"Albert helped people break down the kinds of artificial standards that we hold up for ourselves-that 'I'm a worthless human being because I'm not a success,' for example, or that 'I must have perfect relationships in my life or I'm a failure,'" says psychologist Robert Alberti, PhD, publisher of five of Ellis's books and author with Michael Emmons, PhD, of the bestselling assertive-training tome "Your Perfect Right" (Impact, 2001), now in its eighth edition. "He helped people realize that we need to put aside those irrational expectations, deal with realistic things in a rational way, and get on with it."
A salty persona
Ellis developed REBT from a combination of readings in Greek stoicism and his own mastery of childhood difficulties at a time when others were challenging the orthodoxy of the day as well, says University of Akron psychology professor David Baker, PhD, director of the Archives of the History of American Psychology. Carl Rogers was developing client-centered therapy. Fritz Perls founded Gestalt therapy. Aaron T. Beck created his form of cognitive therapy around the same time Ellis was touting REBT.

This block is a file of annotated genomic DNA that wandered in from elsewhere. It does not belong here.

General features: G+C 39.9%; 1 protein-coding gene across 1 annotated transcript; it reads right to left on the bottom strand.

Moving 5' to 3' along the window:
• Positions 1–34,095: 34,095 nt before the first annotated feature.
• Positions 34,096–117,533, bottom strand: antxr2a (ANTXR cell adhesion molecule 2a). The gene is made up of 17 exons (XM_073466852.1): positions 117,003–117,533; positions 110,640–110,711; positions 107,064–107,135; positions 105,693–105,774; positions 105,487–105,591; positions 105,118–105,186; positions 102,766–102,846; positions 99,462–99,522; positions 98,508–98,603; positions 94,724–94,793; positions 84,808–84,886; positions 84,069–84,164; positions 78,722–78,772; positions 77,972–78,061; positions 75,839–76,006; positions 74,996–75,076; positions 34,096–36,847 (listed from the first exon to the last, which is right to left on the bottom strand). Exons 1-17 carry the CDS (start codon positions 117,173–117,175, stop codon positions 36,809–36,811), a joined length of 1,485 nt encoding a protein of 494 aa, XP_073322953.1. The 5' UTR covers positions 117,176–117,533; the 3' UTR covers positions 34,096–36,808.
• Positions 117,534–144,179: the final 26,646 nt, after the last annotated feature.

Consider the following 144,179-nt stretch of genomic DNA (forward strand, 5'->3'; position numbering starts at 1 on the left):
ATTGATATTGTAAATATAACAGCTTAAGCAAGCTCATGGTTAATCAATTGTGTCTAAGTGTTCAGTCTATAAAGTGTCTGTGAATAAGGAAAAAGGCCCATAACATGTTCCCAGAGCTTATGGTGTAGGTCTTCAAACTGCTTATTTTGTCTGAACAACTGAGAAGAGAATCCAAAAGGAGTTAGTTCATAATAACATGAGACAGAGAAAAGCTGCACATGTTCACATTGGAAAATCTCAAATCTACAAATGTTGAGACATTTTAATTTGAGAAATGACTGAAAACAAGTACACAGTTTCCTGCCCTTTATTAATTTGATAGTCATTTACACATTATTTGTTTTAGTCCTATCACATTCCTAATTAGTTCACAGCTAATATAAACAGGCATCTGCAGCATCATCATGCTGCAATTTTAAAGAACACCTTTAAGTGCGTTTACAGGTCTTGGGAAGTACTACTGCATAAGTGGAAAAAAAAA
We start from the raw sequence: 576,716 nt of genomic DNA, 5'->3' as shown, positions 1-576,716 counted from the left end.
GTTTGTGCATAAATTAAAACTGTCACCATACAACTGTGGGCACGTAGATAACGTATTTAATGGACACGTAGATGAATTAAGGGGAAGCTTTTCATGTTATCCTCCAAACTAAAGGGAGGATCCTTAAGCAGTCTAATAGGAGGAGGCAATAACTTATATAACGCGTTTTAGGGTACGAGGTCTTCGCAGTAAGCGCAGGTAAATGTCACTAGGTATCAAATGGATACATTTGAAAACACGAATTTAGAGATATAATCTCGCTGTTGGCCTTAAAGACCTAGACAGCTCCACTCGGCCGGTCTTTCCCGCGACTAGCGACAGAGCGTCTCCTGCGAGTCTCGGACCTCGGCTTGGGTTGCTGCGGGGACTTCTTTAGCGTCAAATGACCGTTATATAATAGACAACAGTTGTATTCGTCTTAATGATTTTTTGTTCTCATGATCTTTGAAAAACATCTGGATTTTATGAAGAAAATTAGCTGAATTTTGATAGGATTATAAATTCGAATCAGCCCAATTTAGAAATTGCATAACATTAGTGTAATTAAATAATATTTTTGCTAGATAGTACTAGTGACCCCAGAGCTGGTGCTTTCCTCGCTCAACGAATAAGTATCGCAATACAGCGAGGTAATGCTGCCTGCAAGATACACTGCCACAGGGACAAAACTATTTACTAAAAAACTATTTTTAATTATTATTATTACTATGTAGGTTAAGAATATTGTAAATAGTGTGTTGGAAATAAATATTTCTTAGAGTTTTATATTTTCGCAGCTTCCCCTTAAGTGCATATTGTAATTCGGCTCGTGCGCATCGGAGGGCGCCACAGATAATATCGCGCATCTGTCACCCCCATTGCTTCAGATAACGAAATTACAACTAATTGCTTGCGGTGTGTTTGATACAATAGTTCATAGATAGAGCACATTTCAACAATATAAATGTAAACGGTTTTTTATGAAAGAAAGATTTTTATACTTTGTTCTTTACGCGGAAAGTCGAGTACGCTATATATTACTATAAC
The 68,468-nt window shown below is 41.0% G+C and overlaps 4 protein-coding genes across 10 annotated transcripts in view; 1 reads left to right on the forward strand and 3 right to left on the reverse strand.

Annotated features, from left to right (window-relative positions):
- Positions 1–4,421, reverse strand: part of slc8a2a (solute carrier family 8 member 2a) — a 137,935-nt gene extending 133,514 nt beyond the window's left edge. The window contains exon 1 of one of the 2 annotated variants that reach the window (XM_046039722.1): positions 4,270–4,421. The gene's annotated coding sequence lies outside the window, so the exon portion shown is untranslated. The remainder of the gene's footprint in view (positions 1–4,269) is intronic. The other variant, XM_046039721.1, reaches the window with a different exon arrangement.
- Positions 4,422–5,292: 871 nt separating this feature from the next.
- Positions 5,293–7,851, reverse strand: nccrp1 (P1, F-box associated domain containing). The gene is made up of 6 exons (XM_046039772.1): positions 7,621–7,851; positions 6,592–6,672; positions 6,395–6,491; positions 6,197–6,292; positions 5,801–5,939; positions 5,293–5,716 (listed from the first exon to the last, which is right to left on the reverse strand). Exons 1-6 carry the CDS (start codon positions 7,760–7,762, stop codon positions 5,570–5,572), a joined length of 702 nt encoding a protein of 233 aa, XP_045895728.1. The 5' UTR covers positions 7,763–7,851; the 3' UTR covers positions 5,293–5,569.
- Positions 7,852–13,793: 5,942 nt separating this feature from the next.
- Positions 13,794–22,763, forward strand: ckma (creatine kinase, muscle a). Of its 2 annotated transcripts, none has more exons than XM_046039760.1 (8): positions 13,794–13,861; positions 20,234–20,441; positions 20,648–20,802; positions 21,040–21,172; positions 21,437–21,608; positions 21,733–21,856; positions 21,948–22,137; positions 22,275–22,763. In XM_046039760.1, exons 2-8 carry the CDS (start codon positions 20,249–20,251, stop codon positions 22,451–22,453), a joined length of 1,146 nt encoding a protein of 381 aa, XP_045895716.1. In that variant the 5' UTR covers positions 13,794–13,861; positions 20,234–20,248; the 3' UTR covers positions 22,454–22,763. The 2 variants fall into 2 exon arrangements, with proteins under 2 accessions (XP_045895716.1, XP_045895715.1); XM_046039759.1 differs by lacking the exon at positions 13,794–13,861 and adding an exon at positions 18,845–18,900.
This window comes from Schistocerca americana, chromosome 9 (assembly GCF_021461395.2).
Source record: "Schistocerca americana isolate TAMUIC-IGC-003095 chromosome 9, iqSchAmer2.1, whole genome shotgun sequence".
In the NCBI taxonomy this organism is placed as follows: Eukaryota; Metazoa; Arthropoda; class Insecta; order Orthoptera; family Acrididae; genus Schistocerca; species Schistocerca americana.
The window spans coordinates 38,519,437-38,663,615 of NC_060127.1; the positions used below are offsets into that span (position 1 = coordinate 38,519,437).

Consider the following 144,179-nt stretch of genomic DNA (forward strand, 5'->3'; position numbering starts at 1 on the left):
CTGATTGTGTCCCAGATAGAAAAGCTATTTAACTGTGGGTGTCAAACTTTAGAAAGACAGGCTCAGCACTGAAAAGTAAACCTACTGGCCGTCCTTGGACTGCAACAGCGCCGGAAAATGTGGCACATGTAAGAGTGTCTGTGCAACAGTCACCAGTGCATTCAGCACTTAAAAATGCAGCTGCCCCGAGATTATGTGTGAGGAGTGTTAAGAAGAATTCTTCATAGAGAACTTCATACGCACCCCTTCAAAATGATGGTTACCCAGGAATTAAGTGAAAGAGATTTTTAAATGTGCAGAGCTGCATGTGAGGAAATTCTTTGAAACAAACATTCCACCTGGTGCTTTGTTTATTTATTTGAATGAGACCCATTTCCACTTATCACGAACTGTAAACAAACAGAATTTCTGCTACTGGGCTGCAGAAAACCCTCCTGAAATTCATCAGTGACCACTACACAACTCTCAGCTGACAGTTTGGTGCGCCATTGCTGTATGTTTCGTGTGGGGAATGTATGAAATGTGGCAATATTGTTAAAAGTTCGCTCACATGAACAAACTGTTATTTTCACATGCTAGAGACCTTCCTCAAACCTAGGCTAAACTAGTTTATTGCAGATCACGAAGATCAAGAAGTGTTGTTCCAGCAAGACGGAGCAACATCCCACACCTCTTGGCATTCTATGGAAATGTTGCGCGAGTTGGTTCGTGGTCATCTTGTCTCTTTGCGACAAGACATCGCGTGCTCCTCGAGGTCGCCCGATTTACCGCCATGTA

REBT and CBT are similar theoretically but different stylistically, Norcross notes. Beck was the consummate academic scientist, inciting clients and researchers to test CBT theories to prove they work, and manualizing CBT techniques so that anyone could practice them. By contrast, Ellis was the quintessential independent practitioner, and his REBT is less structured and more philosophical and rational, though just as teachable as CBT, Norcross explains.